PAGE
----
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Liver Transpl. 2012 Aug;18(8):940-8. doi: 10.1002/lt.23437.

Outcomes of liver transplantation for patients with Alagille syndrome: the studies of pediatric liver transplantation experience.

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Division of Gastroenterology, Hepatology, and Nutrition, Hospital for Sick Children, Toronto, Canada.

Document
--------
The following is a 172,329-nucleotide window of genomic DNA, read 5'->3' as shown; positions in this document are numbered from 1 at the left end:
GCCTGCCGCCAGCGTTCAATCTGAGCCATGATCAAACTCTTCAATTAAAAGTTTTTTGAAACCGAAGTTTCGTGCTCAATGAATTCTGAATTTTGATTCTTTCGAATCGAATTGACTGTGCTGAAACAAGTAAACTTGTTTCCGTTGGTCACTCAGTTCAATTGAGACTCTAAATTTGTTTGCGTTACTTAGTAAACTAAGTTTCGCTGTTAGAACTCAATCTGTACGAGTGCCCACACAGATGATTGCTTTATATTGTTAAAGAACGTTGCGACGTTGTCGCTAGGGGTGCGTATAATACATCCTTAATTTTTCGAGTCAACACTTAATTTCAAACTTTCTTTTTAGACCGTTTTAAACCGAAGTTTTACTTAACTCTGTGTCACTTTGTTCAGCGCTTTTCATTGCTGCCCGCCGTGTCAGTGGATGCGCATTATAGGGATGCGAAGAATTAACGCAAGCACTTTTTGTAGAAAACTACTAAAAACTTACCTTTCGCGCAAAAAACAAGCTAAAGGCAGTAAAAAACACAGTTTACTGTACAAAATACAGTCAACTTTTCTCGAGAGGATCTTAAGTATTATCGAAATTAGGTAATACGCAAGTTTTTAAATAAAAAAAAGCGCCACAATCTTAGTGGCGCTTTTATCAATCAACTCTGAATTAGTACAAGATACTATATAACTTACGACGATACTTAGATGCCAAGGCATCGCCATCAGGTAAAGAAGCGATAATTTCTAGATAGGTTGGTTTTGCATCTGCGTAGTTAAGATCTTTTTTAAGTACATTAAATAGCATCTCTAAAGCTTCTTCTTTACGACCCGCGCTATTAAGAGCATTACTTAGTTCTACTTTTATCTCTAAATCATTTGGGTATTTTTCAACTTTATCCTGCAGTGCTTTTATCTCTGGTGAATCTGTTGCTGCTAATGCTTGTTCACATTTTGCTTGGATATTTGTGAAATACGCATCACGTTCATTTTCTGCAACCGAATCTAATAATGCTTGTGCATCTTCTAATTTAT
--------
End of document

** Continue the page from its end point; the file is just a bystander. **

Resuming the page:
Alagille syndrome (ALGS) is a multisystem disorder that manifests as childhood cholestasis. Reports of liver transplantation (LT) for patients with ALGS have come largely from single centers, which have reported survival rates of 57% to 79%. The aim of this study was to determine LT outcomes for patients with ALGS. We performed a retrospective analysis of the Studies of Pediatric Liver Transplantation database, which contains information about 3153 pediatric LT recipients. Data were available for 91 patients with ALGS and for 236 age-matched patients with biliary atresia (BA). The frequency of complex cardiac anomalies was lower in the LT group with ALGS versus published ALGS series (5% versus 13%). The pretransplant glomerular filtration rate (GFR) was <90 mL/minute/1.73 m(2) in 18% of the LT patients with ALGS and in 5% of the LT patients with BA (P < 0.001). The height deficit at listing was worse for the ALGS patients (66%) versus the BA patients (22%). The 1-year patient survival rates were 87% for the ALGS patients and 96% for the BA patients (P = 0.002). The deaths in the ALGS group mostly occurred within the first 30 days. No pretransplant factors associated with death were identified in the ALGS group. A survival analysis revealed that biliary (P = 0.02), vascular (P < 0.001), central nervous system (CNS; P < 0.001), and renal complications (P < 0.001) after LT were associated with death in the ALGS group. Renal insufficiency in the ALGS patients worsened after LT, and at 1 year, GFR was <90 mL/minute/1.73 m(2) in 22% of the LT patients with ALGS but in only 8% of the patients with BA (P = 0.0014). More LT pediatric patients with ALGS either were currently receiving special education (50% versus 30% for BA patients, P = 0.02) or had received special education in the past (60% versus 36%, P = 0.01). Vascular, CNS, and renal complications were increased in the ALGS patients after LT, and this reflected multisystem involvement. Although the 1-year survival rate was modestly lower for the ALGS patients versus the BA patients, the clustering of deaths within the first 30 days is notable and warrants increased vigilance and further investigation.

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